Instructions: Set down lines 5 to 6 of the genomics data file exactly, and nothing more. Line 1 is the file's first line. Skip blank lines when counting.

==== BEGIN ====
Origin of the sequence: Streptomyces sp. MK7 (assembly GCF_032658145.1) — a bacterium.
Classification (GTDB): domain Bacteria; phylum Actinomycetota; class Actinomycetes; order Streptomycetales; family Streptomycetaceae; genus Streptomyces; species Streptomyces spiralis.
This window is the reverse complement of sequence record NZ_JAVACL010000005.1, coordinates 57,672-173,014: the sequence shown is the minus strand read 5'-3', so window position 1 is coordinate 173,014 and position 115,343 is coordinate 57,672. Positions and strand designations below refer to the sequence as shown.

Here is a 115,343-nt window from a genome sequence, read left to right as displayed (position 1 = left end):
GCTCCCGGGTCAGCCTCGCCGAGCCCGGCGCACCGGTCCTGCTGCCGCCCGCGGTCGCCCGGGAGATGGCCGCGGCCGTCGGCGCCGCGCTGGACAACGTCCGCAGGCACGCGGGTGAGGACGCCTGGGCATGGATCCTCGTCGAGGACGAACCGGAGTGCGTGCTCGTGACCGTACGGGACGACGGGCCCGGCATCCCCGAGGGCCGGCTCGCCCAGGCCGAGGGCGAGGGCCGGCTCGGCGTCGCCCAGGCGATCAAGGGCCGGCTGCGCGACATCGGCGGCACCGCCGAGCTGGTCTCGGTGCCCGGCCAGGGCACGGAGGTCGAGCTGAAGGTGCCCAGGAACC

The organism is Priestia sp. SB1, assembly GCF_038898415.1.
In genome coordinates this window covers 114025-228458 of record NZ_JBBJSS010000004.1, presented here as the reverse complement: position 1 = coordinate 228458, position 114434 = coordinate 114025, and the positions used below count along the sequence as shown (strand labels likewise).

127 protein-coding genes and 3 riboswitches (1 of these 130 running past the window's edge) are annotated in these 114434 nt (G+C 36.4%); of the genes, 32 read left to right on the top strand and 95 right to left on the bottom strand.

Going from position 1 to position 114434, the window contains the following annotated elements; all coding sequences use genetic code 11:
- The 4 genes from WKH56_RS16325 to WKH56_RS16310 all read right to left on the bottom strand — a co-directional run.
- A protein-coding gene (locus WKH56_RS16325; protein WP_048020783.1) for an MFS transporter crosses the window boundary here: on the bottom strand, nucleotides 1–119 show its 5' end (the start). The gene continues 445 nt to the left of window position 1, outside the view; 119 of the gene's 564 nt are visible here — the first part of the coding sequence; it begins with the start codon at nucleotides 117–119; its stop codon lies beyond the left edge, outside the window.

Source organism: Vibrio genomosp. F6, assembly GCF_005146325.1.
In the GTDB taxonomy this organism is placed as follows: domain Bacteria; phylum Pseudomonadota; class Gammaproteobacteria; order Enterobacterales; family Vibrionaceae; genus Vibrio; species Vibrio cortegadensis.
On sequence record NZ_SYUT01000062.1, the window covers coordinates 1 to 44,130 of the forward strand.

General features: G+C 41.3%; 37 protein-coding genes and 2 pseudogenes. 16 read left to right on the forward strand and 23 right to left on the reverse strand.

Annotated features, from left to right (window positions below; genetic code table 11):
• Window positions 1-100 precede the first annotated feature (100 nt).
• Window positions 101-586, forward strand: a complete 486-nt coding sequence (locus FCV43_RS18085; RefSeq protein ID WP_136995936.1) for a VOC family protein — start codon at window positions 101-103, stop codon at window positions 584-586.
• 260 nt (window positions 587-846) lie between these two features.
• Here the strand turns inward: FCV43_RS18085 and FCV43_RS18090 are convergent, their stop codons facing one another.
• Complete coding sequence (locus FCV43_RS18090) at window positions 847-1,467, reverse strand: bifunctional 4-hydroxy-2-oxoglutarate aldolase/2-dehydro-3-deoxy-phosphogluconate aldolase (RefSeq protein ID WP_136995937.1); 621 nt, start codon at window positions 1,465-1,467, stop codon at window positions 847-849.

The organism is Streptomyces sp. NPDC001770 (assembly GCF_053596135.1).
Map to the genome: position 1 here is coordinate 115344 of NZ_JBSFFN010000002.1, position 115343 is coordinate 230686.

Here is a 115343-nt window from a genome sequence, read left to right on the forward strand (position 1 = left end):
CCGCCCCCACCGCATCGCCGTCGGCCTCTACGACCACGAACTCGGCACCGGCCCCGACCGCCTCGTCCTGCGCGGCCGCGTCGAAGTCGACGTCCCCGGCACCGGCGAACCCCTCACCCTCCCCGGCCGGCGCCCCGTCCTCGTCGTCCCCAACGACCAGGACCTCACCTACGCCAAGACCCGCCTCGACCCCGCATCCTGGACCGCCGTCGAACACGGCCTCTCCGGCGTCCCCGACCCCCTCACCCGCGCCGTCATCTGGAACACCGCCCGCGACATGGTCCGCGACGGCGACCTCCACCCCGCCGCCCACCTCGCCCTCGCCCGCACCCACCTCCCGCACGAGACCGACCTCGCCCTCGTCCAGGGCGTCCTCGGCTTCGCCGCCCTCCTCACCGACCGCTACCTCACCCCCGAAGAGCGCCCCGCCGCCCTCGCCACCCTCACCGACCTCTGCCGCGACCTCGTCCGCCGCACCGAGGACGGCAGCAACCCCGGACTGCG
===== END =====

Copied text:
GCTCCCGGGTCAGCCTCGCCGAGCCCGGCGCACCGGTCCTGCTGCCGCCCGCGGTCGCCCGGGAGATGGCCGCGGCCGTCGGCGCCGCGCTGGACAACGTCCGCAGGCACGCGGGTGAGGACGCCTGGGCATGGATCCTCGTCGAGGACGAACCGGAGTGCGTGCTCGTGACCGTACGGGACGACGGGCCCGGCATCCCCGAGGGCCGGCTCGCCCAGGCCGAGGGCGAGGGCCGGCTCGGCGTCGCCCAGGCGATCAAGGGCCGGCTGCGCGACATCGGCGGCACCGCCGAGCTGGTCTCGGTGCCCGGCCAGGGCACGGAGGTCGAGCTGAAGGTGCCCAGGAACC

The organism is Priestia sp. SB1, assembly GCF_038898415.1.